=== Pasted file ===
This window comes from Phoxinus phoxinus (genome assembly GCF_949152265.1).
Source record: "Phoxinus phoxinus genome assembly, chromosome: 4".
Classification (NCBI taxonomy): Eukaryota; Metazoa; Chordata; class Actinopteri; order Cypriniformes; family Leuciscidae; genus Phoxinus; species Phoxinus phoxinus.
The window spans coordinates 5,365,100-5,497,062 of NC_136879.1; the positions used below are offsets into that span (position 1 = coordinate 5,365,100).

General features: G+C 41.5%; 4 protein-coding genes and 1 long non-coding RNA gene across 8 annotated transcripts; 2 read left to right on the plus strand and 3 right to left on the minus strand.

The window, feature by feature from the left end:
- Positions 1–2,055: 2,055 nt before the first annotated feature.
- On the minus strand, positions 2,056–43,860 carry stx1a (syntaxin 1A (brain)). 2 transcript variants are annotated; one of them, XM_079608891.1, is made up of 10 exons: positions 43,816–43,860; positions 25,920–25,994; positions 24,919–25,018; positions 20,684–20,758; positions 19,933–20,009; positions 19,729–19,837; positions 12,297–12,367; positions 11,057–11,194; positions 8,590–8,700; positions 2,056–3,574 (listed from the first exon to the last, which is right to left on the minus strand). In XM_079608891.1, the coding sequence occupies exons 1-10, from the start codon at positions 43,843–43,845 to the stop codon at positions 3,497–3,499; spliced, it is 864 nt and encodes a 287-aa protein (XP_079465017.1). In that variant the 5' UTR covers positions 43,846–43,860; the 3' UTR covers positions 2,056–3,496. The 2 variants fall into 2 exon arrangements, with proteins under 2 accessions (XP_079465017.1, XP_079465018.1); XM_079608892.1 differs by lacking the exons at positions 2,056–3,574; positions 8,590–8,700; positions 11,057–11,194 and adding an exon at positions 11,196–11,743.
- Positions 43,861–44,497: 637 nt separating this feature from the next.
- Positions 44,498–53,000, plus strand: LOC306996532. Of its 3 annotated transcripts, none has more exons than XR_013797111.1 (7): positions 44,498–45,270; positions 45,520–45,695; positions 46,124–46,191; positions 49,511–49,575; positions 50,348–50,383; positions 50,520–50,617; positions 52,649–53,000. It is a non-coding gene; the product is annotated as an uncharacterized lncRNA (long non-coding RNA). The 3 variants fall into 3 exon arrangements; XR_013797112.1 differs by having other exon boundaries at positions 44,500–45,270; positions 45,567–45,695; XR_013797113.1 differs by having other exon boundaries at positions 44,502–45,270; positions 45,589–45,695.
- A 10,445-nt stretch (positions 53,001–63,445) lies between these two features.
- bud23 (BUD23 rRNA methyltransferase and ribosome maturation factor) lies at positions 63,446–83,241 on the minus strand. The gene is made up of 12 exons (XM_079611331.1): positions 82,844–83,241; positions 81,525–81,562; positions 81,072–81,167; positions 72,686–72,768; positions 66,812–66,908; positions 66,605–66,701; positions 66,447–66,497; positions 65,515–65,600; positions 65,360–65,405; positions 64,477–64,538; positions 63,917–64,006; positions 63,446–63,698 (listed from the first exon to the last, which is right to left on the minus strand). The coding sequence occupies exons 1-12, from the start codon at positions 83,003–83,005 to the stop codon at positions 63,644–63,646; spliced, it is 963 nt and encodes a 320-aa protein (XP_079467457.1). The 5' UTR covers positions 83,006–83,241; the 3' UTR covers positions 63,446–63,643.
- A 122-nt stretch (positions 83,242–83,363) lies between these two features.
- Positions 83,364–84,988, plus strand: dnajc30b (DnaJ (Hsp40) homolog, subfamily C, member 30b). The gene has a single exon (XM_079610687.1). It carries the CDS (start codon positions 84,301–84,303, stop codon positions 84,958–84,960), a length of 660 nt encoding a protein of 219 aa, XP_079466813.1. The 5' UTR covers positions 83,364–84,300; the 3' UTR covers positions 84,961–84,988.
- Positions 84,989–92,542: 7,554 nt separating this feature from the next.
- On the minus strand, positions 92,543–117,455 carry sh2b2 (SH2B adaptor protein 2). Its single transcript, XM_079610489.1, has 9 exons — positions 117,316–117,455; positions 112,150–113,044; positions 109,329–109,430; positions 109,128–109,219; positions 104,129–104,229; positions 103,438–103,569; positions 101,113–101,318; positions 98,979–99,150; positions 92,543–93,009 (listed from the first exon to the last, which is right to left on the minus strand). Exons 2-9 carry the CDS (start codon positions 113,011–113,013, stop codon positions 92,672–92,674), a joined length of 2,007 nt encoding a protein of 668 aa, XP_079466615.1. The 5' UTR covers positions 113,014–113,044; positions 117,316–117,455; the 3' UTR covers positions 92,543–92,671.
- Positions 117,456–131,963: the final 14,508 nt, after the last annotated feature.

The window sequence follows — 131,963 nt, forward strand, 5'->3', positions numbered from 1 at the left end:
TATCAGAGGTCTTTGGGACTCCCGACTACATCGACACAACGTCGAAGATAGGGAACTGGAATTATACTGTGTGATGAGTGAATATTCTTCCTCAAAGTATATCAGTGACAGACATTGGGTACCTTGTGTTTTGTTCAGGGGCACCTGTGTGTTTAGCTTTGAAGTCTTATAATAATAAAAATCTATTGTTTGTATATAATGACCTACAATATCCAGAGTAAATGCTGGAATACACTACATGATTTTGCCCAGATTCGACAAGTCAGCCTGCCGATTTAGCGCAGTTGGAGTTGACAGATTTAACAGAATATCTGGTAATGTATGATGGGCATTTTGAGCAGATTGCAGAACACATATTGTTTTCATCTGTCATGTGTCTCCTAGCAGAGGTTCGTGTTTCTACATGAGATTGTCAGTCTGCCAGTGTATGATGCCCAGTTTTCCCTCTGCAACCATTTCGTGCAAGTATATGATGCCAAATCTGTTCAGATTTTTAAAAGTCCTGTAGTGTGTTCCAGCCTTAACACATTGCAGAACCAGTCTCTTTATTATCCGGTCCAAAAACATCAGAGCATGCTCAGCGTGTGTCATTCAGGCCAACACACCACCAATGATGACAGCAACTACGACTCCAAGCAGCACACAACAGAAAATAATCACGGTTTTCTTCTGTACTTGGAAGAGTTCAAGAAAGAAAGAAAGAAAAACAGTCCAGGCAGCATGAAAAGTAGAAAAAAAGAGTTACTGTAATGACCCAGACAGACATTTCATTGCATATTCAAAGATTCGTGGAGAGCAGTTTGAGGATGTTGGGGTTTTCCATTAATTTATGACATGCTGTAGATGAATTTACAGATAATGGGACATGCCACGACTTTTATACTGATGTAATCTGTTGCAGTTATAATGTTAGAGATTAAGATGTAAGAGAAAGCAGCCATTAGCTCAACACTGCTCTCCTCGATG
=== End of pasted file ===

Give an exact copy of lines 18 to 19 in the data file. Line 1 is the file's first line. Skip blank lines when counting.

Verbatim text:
The window sequence follows — 131,963 nt, forward strand, 5'->3', positions numbered from 1 at the left end:
TATCAGAGGTCTTTGGGACTCCCGACTACATCGACACAACGTCGAAGATAGGGAACTGGAATTATACTGTGTGATGAGTGAATATTCTTCCTCAAAGTATATCAGTGACAGACATTGGGTACCTTGTGTTTTGTTCAGGGGCACCTGTGTGTTTAGCTTTGAAGTCTTATAATAATAAAAATCTATTGTTTGTATATAATGACCTACAATATCCAGAGTAAATGCTGGAATACACTACATGATTTTGCCCAGATTCGACAAGTCAGCCTGCCGATTTAGCGCAGTTGGAGTTGACAGATTTAACAGAATATCTGGTAATGTATGATGGGCATTTTGAGCAGATTGCAGAACACATATTGTTTTCATCTGTCATGTGTCTCCTAGCAGAGGTTCGTGTTTCTACATGAGATTGTCAGTCTGCCAGTGTATGATGCCCAGTTTTCCCTCTGCAACCATTTCGTGCAAGTATATGATGCCAAATCTGTTCAGATTTTTAAAAGTCCTGTAGTGTGTTCCAGCCTTAACACATTGCAGAACCAGTCTCTTTATTATCCGGTCCAAAAACATCAGAGCATGCTCAGCGTGTGTCATTCAGGCCAACACACCACCAATGATGACAGCAACTACGACTCCAAGCAGCACACAACAGAAAATAATCACGGTTTTCTTCTGTACTTGGAAGAGTTCAAGAAAGAAAGAAAGAAAAACAGTCCAGGCAGCATGAAAAGTAGAAAAAAAGAGTTACTGTAATGACCCAGACAGACATTTCATTGCATATTCAAAGATTCGTGGAGAGCAGTTTGAGGATGTTGGGGTTTTCCATTAATTTATGACATGCTGTAGATGAATTTACAGATAATGGGACATGCCACGACTTTTATACTGATGTAATCTGTTGCAGTTATAATGTTAGAGATTAAGATGTAAGAGAAAGCAGCCATTAGCTCAACACTGCTCTCCTCGATG